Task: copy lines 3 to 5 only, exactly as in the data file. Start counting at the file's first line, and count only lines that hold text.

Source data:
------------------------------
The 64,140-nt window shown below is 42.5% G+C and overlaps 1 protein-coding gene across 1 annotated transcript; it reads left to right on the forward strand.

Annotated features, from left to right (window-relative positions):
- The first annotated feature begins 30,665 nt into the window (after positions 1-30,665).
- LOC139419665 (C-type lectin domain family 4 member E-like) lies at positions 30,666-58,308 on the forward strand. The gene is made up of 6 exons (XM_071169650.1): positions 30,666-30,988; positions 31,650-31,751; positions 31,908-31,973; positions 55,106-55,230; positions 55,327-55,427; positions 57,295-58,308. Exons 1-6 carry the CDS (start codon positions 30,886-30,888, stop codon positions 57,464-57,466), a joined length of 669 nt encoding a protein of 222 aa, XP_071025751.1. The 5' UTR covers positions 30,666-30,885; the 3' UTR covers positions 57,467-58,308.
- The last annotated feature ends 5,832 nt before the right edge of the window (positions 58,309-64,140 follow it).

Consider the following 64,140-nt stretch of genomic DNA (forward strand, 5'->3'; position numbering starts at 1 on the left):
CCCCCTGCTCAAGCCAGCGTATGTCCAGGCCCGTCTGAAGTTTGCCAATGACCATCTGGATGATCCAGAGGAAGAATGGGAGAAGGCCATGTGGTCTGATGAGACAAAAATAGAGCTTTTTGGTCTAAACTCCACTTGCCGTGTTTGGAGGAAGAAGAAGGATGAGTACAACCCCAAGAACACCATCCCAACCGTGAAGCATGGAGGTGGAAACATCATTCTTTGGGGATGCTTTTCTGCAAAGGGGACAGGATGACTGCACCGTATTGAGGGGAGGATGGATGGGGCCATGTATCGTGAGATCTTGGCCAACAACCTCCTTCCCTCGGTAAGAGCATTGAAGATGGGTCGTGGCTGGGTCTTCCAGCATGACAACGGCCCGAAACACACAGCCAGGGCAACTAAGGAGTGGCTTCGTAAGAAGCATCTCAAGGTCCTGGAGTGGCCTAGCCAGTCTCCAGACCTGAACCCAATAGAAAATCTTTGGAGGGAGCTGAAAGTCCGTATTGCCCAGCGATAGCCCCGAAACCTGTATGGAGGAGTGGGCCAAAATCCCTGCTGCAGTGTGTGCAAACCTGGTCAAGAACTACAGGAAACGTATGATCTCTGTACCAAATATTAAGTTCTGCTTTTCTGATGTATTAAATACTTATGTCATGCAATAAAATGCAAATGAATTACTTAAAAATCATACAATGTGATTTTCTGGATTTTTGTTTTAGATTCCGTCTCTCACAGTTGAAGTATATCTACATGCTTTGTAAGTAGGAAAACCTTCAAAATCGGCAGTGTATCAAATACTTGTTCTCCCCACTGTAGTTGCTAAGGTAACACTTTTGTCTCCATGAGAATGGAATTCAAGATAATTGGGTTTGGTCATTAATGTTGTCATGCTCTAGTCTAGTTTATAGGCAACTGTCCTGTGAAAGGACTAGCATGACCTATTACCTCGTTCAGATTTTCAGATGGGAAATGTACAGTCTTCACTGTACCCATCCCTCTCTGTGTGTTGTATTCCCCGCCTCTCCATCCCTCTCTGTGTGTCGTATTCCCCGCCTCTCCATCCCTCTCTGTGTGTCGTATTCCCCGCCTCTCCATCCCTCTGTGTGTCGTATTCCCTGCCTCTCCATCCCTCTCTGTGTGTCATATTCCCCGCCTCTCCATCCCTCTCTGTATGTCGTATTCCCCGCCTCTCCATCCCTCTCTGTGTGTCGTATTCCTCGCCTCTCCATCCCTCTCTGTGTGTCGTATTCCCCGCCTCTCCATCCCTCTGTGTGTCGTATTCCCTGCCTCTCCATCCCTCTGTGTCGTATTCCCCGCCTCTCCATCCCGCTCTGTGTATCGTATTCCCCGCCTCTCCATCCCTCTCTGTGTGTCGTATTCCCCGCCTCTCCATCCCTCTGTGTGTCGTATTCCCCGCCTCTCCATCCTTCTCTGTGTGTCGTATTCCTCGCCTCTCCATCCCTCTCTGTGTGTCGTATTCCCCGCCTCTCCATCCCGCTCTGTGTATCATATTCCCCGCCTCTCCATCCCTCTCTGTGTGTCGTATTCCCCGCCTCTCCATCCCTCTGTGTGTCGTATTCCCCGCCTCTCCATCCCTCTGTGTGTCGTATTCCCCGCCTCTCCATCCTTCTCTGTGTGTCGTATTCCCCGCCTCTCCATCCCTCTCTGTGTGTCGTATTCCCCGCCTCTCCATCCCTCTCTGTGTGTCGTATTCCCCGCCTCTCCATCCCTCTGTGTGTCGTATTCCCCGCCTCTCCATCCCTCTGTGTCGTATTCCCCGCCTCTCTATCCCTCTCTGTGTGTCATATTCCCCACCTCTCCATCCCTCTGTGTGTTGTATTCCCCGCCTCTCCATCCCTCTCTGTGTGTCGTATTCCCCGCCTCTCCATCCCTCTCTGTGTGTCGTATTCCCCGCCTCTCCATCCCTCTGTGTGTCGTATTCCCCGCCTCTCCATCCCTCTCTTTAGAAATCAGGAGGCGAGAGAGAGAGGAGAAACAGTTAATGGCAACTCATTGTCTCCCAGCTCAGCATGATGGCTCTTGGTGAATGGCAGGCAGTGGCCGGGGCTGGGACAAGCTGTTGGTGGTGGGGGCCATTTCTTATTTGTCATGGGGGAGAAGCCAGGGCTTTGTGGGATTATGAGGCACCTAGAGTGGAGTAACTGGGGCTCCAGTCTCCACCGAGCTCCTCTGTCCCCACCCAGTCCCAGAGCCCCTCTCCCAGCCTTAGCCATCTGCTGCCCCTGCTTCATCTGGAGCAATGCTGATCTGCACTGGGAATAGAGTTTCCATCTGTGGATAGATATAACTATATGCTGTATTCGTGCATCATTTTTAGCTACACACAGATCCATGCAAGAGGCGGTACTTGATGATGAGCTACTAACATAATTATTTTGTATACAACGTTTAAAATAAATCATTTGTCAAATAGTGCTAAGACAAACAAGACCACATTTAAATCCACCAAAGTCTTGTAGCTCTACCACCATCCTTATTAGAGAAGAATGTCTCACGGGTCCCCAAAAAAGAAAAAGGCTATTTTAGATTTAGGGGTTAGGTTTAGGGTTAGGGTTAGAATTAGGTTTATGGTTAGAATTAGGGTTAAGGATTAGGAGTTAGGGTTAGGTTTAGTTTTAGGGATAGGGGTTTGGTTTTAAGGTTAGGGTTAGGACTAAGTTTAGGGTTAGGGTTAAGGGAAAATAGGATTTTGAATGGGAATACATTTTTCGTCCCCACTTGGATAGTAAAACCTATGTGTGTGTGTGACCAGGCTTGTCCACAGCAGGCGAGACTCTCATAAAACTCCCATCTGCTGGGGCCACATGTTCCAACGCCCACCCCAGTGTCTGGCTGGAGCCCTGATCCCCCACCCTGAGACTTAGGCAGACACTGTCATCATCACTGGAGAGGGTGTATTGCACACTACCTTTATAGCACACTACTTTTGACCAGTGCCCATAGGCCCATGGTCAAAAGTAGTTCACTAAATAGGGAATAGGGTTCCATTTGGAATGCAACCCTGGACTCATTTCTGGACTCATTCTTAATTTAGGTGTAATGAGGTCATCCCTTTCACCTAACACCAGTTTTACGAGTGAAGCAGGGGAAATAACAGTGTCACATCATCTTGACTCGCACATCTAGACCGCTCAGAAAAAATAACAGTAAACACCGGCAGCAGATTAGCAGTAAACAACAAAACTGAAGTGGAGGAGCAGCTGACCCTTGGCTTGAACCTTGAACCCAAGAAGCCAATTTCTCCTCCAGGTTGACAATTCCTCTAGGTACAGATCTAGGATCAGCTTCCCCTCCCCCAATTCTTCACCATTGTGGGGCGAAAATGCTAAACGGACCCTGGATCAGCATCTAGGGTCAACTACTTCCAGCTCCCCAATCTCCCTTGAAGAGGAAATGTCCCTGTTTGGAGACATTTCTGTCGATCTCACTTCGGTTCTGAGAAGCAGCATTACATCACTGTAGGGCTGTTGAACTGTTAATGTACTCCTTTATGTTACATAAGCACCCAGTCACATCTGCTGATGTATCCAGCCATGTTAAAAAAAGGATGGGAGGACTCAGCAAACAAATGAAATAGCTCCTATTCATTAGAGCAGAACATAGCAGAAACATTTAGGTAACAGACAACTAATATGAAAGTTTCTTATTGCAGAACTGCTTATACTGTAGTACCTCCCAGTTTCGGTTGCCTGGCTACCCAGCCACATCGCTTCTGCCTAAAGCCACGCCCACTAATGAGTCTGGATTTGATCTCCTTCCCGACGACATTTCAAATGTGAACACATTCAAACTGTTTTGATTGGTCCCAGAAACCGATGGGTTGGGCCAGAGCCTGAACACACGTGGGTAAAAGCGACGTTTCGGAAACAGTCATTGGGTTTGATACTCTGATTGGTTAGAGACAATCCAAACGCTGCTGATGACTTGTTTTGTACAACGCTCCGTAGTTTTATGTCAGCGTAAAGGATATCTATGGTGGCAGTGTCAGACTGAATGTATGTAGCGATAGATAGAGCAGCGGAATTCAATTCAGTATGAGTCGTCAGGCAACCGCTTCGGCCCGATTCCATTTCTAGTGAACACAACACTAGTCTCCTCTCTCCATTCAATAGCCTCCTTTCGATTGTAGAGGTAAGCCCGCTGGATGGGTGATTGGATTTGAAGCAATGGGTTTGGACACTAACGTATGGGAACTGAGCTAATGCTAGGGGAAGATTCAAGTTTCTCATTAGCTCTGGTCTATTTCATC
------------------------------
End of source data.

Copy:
- The first annotated feature begins 30,665 nt into the window (after positions 1-30,665).
- LOC139419665 (C-type lectin domain family 4 member E-like) lies at positions 30,666-58,308 on the forward strand. The gene is made up of 6 exons (XM_071169650.1): positions 30,666-30,988; positions 31,650-31,751; positions 31,908-31,973; positions 55,106-55,230; positions 55,327-55,427; positions 57,295-58,308. Exons 1-6 carry the CDS (start codon positions 30,886-30,888, stop codon positions 57,464-57,466), a joined length of 669 nt encoding a protein of 222 aa, XP_071025751.1. The 5' UTR covers positions 30,666-30,885; the 3' UTR covers positions 57,467-58,308.
- The last annotated feature ends 5,832 nt before the right edge of the window (positions 58,309-64,140 follow it).